As of January 31, 2018, oak wilt has been found in all Wisconsin counties except Douglas, Bayfield, Ashland, Iron, Forest, Taylor, Door, Kewaunee, Calumet, and Manitowoc counties. Several of these counties contain the highest abundance of healthy and productive oak forests in the state. Taking recommended precautions with living oak trees and keeping firewood local to prevent the spread of oak wilt will help keep them that way for years to come.

More information is available online at the WI DNR website, including a recently released video on oak wilt. Visit the DNR website, https://dnr.wi.gov/, and search for “oak wilt” or “firewood.” Additional information about proper pruning techniques is available from community foresters or by searching for “tree pruning.”

New oak wilt video released by DNR Forest Health Team

By Paul Cigan, DNR forest health specialist (Hayward), Paul.Cigan@Wisconsin.gov, 715-416-4920

Check out the new oak wilt video on the WI DNR Oak Wilt webpage.

New oak wilt video!

The DNR Forest Health Program just released a new oak wilt video  to educate the public about this deadly fungal disease that kills oak trees. In addition to the 3.5 minute video, a 30 second video trailer is also available:, each video may also be accessed from the Wisconsin DNR’s oak wilt webpage.

The videos, which are hosted on YouTube, may be shared through any networks of professional and public contacts who may benefit from viewing this resource. Please post the video on your organizational websites as an additional information source. Promotion of the videos is underway, including print ads in newspapers in several northern counties, DNR Facebook page posts, and an informational flyer distributed in northern counties. If you are interested in distributing flyers, please contact me or Jodie Ellis at Jodie.Ellis@wisconsin.gov for copies. Contact your regional forest health specialist for more details about prevention, detection, and management of oak wilt.

 

 

New Wisconsin Wildcard available on beech bark disease

Written by: Linda Williams, forest health specialist, Woodruff. Linda.Williams@wisconsin.gov, 715-356-5211 x232.

A new Wisconsin Wildcard is available on beech bark disease (BBD).  Wisconsin Wildcards are pocket-sized, collectible informational pieces available at Wisconsin state parks. The BBD Wildcard may be viewed at https://p.widencdn.net/clz4yw/Beech-bark-disease-wildcard and ordered by emailing a request to Forestry.Webmail@wisconsin.gov (ask for publication no. FR-218x).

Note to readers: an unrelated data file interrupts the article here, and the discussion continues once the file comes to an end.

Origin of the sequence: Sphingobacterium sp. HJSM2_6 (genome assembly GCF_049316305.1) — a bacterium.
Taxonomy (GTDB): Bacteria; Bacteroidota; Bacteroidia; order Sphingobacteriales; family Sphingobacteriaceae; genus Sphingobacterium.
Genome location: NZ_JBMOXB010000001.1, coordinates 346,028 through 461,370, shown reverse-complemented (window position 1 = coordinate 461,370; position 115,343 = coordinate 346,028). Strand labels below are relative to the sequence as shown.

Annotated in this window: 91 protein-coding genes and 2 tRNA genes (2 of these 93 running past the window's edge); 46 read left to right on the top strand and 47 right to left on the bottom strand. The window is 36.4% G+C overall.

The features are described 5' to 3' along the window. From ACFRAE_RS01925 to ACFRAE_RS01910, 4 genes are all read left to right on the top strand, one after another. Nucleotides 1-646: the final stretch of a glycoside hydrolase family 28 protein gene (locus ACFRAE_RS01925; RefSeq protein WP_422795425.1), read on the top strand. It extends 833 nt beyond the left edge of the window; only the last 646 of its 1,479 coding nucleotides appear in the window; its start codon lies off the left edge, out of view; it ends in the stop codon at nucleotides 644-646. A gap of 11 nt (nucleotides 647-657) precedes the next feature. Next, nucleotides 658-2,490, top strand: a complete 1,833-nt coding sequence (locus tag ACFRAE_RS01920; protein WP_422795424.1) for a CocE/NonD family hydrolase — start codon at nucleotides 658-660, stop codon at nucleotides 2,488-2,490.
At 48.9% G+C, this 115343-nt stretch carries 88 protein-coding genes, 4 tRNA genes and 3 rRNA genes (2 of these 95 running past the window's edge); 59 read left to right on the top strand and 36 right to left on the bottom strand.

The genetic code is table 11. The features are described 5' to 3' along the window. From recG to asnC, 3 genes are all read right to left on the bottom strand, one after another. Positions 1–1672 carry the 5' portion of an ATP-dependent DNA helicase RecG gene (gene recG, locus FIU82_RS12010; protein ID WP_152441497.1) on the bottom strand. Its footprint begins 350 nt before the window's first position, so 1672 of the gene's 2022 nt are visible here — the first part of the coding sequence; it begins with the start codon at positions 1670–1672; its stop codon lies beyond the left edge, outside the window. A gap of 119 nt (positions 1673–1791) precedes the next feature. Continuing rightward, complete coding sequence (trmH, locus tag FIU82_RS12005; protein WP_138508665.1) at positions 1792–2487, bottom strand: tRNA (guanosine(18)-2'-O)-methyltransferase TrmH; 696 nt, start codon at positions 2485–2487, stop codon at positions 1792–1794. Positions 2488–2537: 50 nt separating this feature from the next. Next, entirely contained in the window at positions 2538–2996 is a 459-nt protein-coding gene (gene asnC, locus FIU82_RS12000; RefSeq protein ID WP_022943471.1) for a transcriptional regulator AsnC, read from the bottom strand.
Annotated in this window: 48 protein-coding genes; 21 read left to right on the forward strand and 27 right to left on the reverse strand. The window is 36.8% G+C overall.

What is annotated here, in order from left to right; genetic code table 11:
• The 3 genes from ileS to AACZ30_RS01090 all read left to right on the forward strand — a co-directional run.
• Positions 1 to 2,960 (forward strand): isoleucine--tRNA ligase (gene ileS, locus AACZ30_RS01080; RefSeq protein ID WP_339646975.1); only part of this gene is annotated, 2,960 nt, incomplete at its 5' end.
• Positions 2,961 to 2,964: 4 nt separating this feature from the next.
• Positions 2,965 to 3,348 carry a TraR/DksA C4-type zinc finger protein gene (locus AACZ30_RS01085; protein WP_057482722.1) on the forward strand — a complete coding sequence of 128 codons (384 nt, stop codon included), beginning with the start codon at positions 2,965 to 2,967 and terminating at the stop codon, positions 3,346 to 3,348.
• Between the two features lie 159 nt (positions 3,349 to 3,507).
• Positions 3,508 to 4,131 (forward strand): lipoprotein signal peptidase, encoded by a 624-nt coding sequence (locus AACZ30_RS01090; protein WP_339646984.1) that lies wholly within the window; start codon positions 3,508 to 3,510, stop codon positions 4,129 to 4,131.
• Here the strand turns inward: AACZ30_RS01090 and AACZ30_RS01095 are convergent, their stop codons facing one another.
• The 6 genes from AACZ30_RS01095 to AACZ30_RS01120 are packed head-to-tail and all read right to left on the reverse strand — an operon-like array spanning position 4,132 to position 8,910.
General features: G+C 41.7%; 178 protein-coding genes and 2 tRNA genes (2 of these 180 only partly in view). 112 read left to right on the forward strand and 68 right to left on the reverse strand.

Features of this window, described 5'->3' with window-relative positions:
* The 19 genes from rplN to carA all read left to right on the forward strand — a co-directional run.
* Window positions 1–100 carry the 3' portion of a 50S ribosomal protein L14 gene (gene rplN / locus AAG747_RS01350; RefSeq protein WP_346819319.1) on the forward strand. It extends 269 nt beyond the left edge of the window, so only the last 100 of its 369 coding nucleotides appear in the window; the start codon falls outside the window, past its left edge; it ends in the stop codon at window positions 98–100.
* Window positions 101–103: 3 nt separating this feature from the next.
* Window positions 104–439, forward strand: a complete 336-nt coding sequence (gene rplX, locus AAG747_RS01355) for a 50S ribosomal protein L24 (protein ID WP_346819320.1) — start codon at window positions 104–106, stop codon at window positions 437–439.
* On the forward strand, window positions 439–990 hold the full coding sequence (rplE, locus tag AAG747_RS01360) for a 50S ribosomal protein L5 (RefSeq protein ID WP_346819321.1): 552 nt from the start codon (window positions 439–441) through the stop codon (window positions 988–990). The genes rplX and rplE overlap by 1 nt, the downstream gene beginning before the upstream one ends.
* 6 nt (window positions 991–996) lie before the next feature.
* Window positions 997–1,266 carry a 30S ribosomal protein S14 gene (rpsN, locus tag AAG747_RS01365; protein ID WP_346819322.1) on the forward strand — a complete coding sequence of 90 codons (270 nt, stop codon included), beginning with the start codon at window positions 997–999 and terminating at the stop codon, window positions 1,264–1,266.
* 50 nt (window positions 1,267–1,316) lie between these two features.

Beech bark disease will eventually become a problem wherever beech is found.  The native range of American beech (Fagus grandifolia) extends into the eastern third of Wisconsin. BBD is the result of a relationship between exotic scale insects and a Neonectria fungus. The disease was first identified in Wisconsin in 2009. Currently, the only known area of the state which has experienced mortality from BBD is Door County. 

Front and back of the new beech bark disease Wisconsin Wildcard.

Front and back of the new beech bark disease Wisconsin Wildcard.

The scale insects feed by inserting their mouthparts through the bark on the trunk and branches and sucking the sap from the tree. The fungus, which “hitchhikes” on the scale insects’ bodies, enters the tree through those wounds.  The tiny scale insects secrete a white waxy protective covering; when scale populations explode and there are millions of scales on a tree, the tree can appear white from a distance, making it resemble a birch tree. As the fungus enters the tree at numerous points and dead spots under the bark (called cankers) form, the tree becomes weakened, leading to a risk of “beech snap.”  Beech snap can occur unexpectedly when the tree still has a full canopy of leaves remaining.  Beech snap can create huge problems for park and campground managers who are trying to keep guests safe; there is no way to predict when a tree is going to fail from BBD.